Stem activities like popsicle stick builders, sticky-note matching numbers, and microscopic activities can arouse curiosity in students with learning disabilities. Another wonderful activity is a scavenger hunt. All these activities are easy, fun, and explorative in nature. They will help your students experiment, engage and increase memorization. Teaching students with disabilities requires patience and although there may not be a positive effect, you shouldn’t give up.
Let Them Question the Logic of Things
Teaching and learning are two-way activities. The input and participation of a student also matter. Although it may be difficult to cause impulsive student participation, it is essential for a teacher to cultivate grounds for it to happen. For example when teaching a new concept, first inquire about the student’s perspective on the same.
This will help them become curious and think about the concept deeply. Also, encourage students to ask questions. Consider the fact that students with learning disabilities may grab things at a different pace. So, connect with them on an individual level and ask them questions and let them answer. Also, use a cordial approach when rectifying mistakes or when giving feedback. A negative approach can have a negative effect on a student’s learning abilities.
Blend Story Telling In the Curriculum
Stories cultivate enthusiasm and curiosity and besides that, they make learning more enjoyable and fun. They captivate the mind and act as roots for initiative and learning from experiences. They also tend to refresh and break the monotony within a classroom. Choose stories with a great beginning and those where you don’t need to explain something again and again. Whether introducing a new topic or revisiting an old one, bring it forward in the form of a story.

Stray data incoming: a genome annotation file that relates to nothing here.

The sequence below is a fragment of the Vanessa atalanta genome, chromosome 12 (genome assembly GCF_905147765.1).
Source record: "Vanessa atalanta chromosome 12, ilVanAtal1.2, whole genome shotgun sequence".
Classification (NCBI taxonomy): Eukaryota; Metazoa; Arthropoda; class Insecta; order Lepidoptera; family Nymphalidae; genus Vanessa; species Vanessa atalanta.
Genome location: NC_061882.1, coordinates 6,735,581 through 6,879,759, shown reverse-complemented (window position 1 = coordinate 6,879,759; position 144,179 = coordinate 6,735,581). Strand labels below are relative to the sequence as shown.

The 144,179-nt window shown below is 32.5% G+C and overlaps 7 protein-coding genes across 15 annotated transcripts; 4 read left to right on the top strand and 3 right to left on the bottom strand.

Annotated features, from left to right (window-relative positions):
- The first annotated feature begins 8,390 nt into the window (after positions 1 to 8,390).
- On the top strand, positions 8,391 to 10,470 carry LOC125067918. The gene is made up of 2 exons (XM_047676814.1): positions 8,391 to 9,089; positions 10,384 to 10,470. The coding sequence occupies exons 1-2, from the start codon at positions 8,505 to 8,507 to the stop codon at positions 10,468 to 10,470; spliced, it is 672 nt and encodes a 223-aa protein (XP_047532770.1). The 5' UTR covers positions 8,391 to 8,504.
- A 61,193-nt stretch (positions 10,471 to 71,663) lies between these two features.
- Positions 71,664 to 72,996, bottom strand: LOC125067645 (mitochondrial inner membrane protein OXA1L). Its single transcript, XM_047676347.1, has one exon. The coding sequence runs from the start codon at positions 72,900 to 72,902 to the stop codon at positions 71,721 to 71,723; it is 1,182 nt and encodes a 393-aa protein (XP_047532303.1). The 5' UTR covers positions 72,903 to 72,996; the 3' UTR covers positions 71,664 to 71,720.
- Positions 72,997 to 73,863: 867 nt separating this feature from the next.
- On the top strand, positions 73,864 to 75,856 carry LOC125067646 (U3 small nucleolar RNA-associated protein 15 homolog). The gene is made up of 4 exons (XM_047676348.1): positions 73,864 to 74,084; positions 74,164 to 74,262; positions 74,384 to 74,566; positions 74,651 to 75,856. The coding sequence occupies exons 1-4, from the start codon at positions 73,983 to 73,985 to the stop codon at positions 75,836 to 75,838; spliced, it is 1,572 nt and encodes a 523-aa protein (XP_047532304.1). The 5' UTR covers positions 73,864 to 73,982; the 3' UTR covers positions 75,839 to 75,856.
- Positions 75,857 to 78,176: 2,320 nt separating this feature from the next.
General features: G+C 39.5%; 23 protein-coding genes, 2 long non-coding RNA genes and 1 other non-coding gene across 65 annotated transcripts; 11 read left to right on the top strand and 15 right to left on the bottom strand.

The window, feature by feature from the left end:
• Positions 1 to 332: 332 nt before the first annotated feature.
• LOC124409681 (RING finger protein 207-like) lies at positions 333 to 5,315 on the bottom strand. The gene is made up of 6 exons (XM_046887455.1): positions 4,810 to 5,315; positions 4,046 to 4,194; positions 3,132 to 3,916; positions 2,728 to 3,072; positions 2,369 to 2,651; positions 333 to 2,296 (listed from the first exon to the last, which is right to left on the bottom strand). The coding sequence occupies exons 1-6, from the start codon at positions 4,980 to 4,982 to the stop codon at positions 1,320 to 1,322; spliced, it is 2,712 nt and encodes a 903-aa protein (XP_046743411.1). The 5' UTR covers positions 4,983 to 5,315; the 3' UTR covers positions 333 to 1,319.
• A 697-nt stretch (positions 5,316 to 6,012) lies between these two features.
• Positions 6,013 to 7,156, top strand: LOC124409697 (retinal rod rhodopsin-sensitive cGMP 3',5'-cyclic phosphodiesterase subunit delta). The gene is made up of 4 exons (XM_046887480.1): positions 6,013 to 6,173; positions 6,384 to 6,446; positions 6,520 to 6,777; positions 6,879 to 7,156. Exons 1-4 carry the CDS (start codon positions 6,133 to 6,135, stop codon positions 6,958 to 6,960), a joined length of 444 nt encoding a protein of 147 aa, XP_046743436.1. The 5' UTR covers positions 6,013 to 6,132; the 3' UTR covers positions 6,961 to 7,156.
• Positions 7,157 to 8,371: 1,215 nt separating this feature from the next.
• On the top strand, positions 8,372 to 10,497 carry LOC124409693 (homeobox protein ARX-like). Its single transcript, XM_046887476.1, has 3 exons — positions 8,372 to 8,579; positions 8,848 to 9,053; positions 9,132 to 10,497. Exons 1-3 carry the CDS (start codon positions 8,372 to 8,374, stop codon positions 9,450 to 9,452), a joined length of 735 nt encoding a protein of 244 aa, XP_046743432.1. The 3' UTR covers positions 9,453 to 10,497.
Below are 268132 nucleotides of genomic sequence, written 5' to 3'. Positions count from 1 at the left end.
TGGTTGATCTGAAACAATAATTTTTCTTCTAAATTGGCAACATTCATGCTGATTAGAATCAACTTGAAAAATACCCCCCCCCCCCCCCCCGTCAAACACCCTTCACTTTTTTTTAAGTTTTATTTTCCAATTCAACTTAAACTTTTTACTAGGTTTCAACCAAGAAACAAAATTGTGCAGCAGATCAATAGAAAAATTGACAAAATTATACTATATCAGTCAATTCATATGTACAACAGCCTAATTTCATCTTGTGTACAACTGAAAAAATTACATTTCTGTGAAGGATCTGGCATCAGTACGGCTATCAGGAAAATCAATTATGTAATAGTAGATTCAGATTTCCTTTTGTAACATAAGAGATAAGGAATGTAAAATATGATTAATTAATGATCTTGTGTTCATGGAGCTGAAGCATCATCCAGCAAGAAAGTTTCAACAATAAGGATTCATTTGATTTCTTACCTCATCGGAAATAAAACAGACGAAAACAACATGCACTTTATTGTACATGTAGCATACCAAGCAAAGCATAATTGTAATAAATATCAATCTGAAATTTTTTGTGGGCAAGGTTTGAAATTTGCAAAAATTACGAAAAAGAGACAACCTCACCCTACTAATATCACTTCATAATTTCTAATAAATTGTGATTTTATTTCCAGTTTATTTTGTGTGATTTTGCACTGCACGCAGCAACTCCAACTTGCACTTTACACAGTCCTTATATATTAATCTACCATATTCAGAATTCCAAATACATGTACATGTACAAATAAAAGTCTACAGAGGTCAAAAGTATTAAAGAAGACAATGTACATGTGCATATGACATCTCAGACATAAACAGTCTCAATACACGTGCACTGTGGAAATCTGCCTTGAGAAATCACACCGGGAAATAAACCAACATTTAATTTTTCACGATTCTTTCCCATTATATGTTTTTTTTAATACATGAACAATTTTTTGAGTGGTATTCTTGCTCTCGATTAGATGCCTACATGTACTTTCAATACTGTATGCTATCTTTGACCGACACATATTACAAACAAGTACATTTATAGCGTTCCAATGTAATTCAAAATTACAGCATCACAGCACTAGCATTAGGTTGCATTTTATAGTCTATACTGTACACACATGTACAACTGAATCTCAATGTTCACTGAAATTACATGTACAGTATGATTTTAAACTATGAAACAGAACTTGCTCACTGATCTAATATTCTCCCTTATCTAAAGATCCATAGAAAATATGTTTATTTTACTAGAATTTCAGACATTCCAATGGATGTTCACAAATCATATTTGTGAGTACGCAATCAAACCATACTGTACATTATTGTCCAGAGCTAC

Also, use picture books, story kits, and visual notes for the students to easily refer to what you mean. Students can also refer to the story kits when talking or writing about a particular topic. Thanks to technology, there are also several learning apps students can use at home for personalized learning. Apps like FunEasyLearn are excellent in establishing linguistic skills, especially for students with speaking difficulties. With all this, your students won’t find it complicated to learn or digest concepts.
Today, the world is evolving at a great speed and technology is taking the center point in every field. When it comes to the education arena, technology has led to many developments that are altering the face of the sphere. Technology in education has proven how new developments like e-learning, gamification learning, VR (Virtual reality), and AI have a substantial impact on learning and student engagement at all levels.
Statistics indicate that 67% of students found gamified learning more motivating and engaging. Although there are no sufficient studies about game-based learning on students with learning disabilities, educational games during interactions can have a positive impact on learning and outcomes in students with learning disabilities. Gamified learning also provides immersive learning experiences which lead to analytical reasoning skills, collaboration, and problem-solving skills in learners with disabilities.
The Bottom Line
There is no definite approach to fostering curiosity in students with learning disabilities since they may have different learning disorders. If a teacher deals with students with dyscalculia, he or she must use different techniques from those dealing with students with language processing disorders. So, it is always essential to understand the type of students and the learning disabilities they display.
Depending on what you teach and the type of learning disabilities, the curiosity-fostering approaches mentioned here will help you transform your students and will also lead to better classroom performance.